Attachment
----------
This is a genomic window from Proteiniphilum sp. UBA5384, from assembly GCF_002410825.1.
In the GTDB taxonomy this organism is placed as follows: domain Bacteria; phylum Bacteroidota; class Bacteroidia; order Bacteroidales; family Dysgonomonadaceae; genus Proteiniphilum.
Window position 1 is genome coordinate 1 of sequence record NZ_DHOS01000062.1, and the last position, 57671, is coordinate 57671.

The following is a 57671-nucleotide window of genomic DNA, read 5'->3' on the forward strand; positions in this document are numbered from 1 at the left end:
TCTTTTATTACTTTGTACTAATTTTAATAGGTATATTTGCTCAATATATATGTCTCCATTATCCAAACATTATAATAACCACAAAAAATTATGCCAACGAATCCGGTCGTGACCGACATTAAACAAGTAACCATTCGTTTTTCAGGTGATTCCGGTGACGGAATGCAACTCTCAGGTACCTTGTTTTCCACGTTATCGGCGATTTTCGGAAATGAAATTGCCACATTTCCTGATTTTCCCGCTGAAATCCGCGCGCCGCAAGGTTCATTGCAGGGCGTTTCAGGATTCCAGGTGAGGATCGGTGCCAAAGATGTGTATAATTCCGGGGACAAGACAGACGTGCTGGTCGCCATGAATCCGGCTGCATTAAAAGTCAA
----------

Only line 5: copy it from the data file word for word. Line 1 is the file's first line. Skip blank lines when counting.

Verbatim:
TCTTTTATTACTTTGTACTAATTTTAATAGGTATATTTGCTCAATATATATGTCTCCATTATCCAAACATTATAATAACCACAAAAAATTATGCCAACGAATCCGGTCGTGACCGACATTAAACAAGTAACCATTCGTTTTTCAGGTGATTCCGGTGACGGAATGCAACTCTCAGGTACCTTGTTTTCCACGTTATCGGCGATTTTCGGAAATGAAATTGCCACATTTCCTGATTTTCCCGCTGAAATCCGCGCGCCGCAAGGTTCATTGCAGGGCGTTTCAGGATTCCAGGTGAGGATCGGTGCCAAAGATGTGTATAATTCCGGGGACAAGACAGACGTGCTGGTCGCCATGAATCCGGCTGCATTAAAAGTCAA